5 June 2006

Forget X-men robots with super-human powers, PhD student Michael Milford is proving that Homo sapiens can do anything they put their mind to.

The 24-year-old University of Queensland robotics and artificial intelligence student is taking inspiration from his super-human subject matter, finding time not only to study for his PhD, but also to publish educational textbooks for school children and complete the odd marathon in his spare time.

Mr Milford has just finished the Complete School package, which is on sale at Dymocks bookshops. The high school educational resource, which includes textbooks and DVDs, covers the entire school Mathematics and English curriculum.

“I like to challenge myself. I wanted to do something that nobody had come close to trying before so I came up with the idea of an ultimate educational resource for high school students,” he said.

“I wanted to create, in one package, something that would cover not only all of high school English and Mathematics but also skills a modern student needs such as researching using the Internet.”

Mr Milford expects to complete his PhD in July. His research is looking at how rats function in their environment and applying this to robotics with the aim of creating a robot that can move around its environment intelligently.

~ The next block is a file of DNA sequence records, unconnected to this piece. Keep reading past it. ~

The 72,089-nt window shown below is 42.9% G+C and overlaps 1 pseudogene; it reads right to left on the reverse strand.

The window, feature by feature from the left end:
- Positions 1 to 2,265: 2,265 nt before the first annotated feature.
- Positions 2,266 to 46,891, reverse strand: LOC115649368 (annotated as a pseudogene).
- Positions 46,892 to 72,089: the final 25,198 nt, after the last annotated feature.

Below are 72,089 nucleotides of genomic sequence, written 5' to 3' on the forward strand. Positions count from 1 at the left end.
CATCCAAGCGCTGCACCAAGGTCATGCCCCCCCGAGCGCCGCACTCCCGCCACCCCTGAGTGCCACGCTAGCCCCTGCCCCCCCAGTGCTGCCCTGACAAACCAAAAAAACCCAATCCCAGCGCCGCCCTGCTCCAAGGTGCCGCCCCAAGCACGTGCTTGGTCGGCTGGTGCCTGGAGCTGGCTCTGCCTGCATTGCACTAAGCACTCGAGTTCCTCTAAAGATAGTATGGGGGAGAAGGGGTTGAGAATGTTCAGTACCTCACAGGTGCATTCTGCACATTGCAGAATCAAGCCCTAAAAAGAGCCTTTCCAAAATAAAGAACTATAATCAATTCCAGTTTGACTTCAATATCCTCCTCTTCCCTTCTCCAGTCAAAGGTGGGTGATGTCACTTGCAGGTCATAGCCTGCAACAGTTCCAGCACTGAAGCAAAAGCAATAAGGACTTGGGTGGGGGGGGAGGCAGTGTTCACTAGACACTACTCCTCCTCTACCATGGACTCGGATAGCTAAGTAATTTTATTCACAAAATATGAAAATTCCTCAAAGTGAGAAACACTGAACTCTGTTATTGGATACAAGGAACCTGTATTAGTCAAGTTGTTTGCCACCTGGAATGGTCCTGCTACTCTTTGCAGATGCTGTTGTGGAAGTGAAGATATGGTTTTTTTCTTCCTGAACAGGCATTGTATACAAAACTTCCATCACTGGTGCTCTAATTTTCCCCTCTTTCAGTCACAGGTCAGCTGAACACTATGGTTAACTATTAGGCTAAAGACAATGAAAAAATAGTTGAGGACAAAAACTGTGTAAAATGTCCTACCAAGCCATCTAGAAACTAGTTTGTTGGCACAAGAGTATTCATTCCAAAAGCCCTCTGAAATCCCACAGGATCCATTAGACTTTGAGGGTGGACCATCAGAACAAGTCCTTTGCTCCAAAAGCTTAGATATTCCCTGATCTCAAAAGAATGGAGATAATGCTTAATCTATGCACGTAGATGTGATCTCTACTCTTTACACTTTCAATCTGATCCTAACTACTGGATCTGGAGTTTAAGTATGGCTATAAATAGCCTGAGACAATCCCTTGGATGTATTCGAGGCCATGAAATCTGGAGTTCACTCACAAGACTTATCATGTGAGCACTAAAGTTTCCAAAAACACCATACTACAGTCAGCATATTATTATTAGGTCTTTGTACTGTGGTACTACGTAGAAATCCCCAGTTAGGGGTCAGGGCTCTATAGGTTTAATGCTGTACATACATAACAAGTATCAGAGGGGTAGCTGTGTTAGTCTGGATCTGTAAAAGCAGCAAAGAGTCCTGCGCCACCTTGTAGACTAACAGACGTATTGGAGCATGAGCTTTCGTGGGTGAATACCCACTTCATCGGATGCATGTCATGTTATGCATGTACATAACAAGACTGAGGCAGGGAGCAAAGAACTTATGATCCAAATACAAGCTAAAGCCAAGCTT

“Specifically we are looking at getting a robot to explore an unknown environment autonomously, create a map of that environment so it can navigate from A to B and getting it to adapt to changes in its environment,” he said.

The technology can be used in any situation where you need a robot or moving vehicle to have some level of autonomy.

“We are trying to create robots that can think and function intelligently and reactively to their environment.”

Mr Milford said he hoped to further his research in the area of robotics after completing his PhD. He will also spend more time promoting the Complete School package.

He said it had been a super-human effort to combine both his PhD and work on the educational resource along with his marathon running – he was second in the Australian University Championships.

“I think if you are really pushing yourself your concurrent activities can feed off each other and you actually make more time for yourself. I think you also make your time more worthwhile,” he said.

Mr Milford, who graduated with a Bachelor of Engineering with first class honours in 2002, has already had success with his first two textbooks Not a C Minus and Painless Physics, which have sold more than 5000 copies around Australia.

Information: visit www.completeschool.com.au or email michael@completeschool.com.au

Media: For more information, contact Michael Milford (telephone 0412 944 682, email michael@completeschool.com.au) or Chris Saxby at UQ Communications (telephone 07 3365 2479, email c.saxby@uq.edu.au).